Saturday, December 20, 2014

sun

25º F (-4º C)

Biomedical Innovation Fund Awards $265,000 for U.Va. Projects

April 19, 2011 — From a retraction device for gallbladder extraction during laparoscopic surgery to a medicine for treating cigarette-induced emphysema to a treatment for medication-resistant chronic pain, six innovative University of Virginia biomedical research projects are the recipients of $265,000 in new support from the University's Biomedical Innovation Fund.
 
The funds are provided through the Ivy Foundation and the Johnson & Johnson Corporate Office of Science and Technology.
 
"The Ivy Foundation's vision has helped U.Va. achieve a position of high visibility among universities that are bringing major benefits to society out of our scientific laboratories," Thomas C. Skalak, U.Va. vice president for research, said. "U.Va. is emerging as a world hub for biomedical innovations that help people and create economic growth."
 
The Ivy Foundation is a major benefactor of U.Va.'s biomedical research programs, providing funds for endowed professorships in pediatrics and fellowships for researchers in the medical sciences and other areas.
 
In 2008, the Ivy Foundation established the Biomedical Innovation Fund to support collaborative research projects with the potential to yield leading-edge diagnostics and treatments for a range of human health problems. In 2009, additional support was raised through the Johnson & Johnson Corporate Office of Science and Technology. The goal is to accelerate the process of bringing research from the lab to the patient.

"With the program in its third year now, we are building an excellent track record of translational and commercial success," said David Chen, a program manager for the Biomedical Innovation Fund and director of translational research for the School of Medicine. "As a result of funding, a number of startups as well as licensing negotiations are taking place. These will enable the technologies to advance health care."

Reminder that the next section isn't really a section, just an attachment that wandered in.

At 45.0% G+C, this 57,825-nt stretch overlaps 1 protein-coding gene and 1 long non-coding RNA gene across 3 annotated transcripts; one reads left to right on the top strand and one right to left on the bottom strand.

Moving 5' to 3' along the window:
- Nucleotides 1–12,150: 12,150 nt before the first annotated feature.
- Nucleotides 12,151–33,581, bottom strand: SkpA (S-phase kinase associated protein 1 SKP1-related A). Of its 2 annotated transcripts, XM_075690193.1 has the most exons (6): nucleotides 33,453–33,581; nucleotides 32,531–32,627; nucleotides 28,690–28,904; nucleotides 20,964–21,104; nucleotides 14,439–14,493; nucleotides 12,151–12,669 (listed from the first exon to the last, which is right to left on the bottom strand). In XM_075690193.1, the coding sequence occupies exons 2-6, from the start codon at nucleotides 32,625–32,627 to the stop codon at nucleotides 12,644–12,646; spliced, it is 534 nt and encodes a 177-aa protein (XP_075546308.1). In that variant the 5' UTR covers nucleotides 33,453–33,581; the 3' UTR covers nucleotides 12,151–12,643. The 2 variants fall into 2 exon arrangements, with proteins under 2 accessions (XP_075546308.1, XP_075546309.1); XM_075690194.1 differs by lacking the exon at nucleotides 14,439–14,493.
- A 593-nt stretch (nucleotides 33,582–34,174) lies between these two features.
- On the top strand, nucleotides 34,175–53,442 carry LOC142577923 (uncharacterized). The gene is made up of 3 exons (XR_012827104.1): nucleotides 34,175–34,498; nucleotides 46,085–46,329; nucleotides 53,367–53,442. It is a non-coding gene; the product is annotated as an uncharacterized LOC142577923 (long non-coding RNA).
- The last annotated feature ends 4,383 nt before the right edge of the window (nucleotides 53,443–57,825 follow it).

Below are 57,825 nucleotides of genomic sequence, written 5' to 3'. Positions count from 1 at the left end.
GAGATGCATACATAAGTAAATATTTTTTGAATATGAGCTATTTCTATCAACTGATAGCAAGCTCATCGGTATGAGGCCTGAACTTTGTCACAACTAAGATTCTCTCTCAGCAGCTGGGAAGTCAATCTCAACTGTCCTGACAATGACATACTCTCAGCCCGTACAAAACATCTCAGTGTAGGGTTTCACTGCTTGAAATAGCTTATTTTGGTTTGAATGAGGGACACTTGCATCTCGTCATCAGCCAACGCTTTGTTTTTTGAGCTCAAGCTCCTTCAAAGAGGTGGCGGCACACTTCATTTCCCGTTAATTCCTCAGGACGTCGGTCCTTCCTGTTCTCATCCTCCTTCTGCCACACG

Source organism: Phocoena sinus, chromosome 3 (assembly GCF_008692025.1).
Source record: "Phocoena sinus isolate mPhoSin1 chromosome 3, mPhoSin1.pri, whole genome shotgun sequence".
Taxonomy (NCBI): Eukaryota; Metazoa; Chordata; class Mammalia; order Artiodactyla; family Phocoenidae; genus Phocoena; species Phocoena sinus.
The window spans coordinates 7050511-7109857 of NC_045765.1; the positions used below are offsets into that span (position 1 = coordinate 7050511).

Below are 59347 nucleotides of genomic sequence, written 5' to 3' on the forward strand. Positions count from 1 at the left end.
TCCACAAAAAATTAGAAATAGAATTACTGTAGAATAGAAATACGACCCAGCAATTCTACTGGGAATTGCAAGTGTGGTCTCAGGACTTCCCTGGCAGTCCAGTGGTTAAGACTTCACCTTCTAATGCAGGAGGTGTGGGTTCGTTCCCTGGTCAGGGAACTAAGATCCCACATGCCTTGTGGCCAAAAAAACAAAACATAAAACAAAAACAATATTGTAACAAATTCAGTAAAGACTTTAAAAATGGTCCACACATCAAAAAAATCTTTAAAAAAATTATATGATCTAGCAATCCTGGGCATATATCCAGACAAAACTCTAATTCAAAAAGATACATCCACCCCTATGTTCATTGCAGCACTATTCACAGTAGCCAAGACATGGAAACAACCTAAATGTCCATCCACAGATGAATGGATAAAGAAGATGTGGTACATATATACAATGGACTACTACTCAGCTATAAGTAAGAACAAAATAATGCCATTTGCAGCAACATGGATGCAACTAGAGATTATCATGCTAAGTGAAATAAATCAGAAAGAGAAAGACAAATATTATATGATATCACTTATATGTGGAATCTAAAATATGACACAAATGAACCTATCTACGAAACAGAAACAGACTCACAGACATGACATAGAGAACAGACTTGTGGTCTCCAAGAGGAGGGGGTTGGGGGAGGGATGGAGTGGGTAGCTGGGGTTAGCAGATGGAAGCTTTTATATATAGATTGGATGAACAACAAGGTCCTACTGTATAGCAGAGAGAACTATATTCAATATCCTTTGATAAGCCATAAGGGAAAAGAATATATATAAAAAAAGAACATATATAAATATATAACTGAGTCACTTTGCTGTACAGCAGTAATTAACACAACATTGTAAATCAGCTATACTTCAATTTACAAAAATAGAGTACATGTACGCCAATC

The grants are awarded after rigorous review by a committee composed of corporate researchers and venture capitalists and overseen by the Office of the Vice President for Research.
 
Additionally, the Office of the Vice President for Research and Johnson & Johnson have created a new fund to support innovative technology and entrepreneurial ventures in biomedicine. The goal is to support projects addressing unmet clinical needs, resulting in rapid solutions to biomedical and health care problems. The program will support ventures between $5,000 and $40,000. For information about this new program, contact Chen at 434-243-7357 or davidchen@virginia.edu, or Lianne Landers at 434-243-2196 or lbl6u@virginia.edu.

This year's Biomedical Innovation Fund recipients are:
 
• Dr. Paul A. Yates, ophthalmology: Commercialization of a Low Cost "Point and Shoot" Camera for Screening Retinal Photography. An inexpensive camera for use in primary care clinics to screen the retinas of diabetics.
 
• Marcel Utz, mechanical and aerospace engineering, chemistry; George Gillies, mechanical and aerospace engineering, biomedical engineering, physics; Dr. Matthew A. Howard III, neurosurgery: Inductively Coupled Implants For Direct Spinal Cord Stimulation. A treatment for medication-resistant chronic pain.
 
• Dr. Mary Laughlin and Dr. Yimin Wu, hematology/oncology: Novel microRNA-184 Targeting MFTAI in CD4 T-Cell Product for cGVHD Therapy. A stem-cell therapy for complications arising from bone-marrow transplants.
 
• Dr. Craig Slingluff, surgical oncology; William Guilford, biomedical engineering; Dr. Joshua Judge, general surgery: Gallbladder Extraction Retractor. A retraction device for gallbladder removal during laparoscopic surgery.
 
• Dr. Laura H. Rosenberger, general surgery; Dr. Brian J. Williams, neurosurgery; Phillip A. Brudnicki, materials science; Alexander S. Germain, biomedical engineering; Dr. Robert G. Sawyer, general surgery: Percutaneous Endoscopic Gastrostomy SafetyBreak Device. A device to reduce occurrences of accidental dislodgement of feeding tubes.
 
• Dr. Yun Michael Shim, pulmonary and critical care; Mikell Palge, Covenant Therapeutics LLC: Preclinical Testing of a Novel EDO-66 Formulation by Nebulization for Pulmonary Emphysema Therapy. A pharmaceutical for treating cigarette-induced emphysema.
 

— By Fariss Samarrai

Media Contact:

Find us Online

facebook twitter googleplus youtube itunes

UVA Today Daily Report

A daily email compiling the best content from UVA Today and University news from around the Web.

RSS Feed

Subscribe to real-time updates from UVA Today.

Subscribe to SyndicateUVA Today News Feed

More Feeds